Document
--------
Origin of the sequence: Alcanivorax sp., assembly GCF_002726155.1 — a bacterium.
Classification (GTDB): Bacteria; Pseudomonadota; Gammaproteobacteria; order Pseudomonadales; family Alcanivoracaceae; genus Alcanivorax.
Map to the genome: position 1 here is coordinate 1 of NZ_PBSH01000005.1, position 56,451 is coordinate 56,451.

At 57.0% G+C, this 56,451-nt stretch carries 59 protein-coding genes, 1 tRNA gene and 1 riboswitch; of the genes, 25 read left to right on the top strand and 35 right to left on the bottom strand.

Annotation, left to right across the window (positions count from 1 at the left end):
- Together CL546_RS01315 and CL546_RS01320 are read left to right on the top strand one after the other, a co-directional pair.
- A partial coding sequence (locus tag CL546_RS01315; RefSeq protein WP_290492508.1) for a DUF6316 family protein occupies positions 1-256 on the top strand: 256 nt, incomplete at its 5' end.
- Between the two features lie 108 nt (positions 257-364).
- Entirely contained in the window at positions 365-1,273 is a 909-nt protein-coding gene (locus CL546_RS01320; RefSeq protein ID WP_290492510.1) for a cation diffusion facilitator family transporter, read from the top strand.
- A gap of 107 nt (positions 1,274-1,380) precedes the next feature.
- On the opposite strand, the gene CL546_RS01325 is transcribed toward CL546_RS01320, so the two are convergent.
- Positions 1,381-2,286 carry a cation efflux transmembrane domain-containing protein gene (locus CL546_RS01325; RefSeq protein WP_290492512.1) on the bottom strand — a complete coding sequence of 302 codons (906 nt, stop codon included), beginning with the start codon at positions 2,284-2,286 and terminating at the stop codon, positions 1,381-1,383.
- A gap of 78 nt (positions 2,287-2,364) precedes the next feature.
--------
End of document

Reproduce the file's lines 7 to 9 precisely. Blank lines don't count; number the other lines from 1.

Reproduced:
- A partial coding sequence (locus tag CL546_RS01315; RefSeq protein WP_290492508.1) for a DUF6316 family protein occupies positions 1-256 on the top strand: 256 nt, incomplete at its 5' end.
- Between the two features lie 108 nt (positions 257-364).
- Entirely contained in the window at positions 365-1,273 is a 909-nt protein-coding gene (locus CL546_RS01320; RefSeq protein ID WP_290492510.1) for a cation diffusion facilitator family transporter, read from the top strand.